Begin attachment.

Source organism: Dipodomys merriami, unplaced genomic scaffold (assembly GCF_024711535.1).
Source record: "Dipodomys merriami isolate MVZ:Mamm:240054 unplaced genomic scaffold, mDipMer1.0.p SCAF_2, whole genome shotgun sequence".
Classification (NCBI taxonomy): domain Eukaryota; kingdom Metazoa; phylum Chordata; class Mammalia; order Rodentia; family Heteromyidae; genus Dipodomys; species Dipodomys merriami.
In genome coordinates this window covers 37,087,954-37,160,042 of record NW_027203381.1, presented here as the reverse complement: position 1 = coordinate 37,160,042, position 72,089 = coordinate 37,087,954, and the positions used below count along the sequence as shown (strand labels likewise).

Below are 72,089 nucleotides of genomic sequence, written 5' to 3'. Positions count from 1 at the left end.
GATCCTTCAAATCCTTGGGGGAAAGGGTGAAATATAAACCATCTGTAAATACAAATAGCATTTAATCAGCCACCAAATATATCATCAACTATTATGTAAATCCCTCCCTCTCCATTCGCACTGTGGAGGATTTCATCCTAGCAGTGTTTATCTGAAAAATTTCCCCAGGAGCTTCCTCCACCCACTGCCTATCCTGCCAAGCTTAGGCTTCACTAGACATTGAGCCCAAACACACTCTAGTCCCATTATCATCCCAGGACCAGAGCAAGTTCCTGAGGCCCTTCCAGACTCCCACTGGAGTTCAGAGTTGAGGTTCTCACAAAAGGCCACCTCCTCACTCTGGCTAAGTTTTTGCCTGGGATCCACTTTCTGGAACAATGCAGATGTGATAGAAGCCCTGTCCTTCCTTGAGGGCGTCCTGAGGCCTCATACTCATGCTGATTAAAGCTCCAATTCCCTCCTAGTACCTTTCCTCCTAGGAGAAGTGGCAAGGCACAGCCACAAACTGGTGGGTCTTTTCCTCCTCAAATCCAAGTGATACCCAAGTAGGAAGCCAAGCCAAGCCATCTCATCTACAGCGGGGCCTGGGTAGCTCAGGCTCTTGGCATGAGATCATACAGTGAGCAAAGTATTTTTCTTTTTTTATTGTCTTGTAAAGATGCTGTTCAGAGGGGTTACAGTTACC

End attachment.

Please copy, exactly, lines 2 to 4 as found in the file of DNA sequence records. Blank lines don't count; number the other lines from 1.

Source record: "Dipodomys merriami isolate MVZ:Mamm:240054 unplaced genomic scaffold, mDipMer1.0.p SCAF_2, whole genome shotgun sequence".
Classification (NCBI taxonomy): domain Eukaryota; kingdom Metazoa; phylum Chordata; class Mammalia; order Rodentia; family Heteromyidae; genus Dipodomys; species Dipodomys merriami.
In genome coordinates this window covers 37,087,954-37,160,042 of record NW_027203381.1, presented here as the reverse complement: position 1 = coordinate 37,160,042, position 72,089 = coordinate 37,087,954, and the positions used below count along the sequence as shown (strand labels likewise).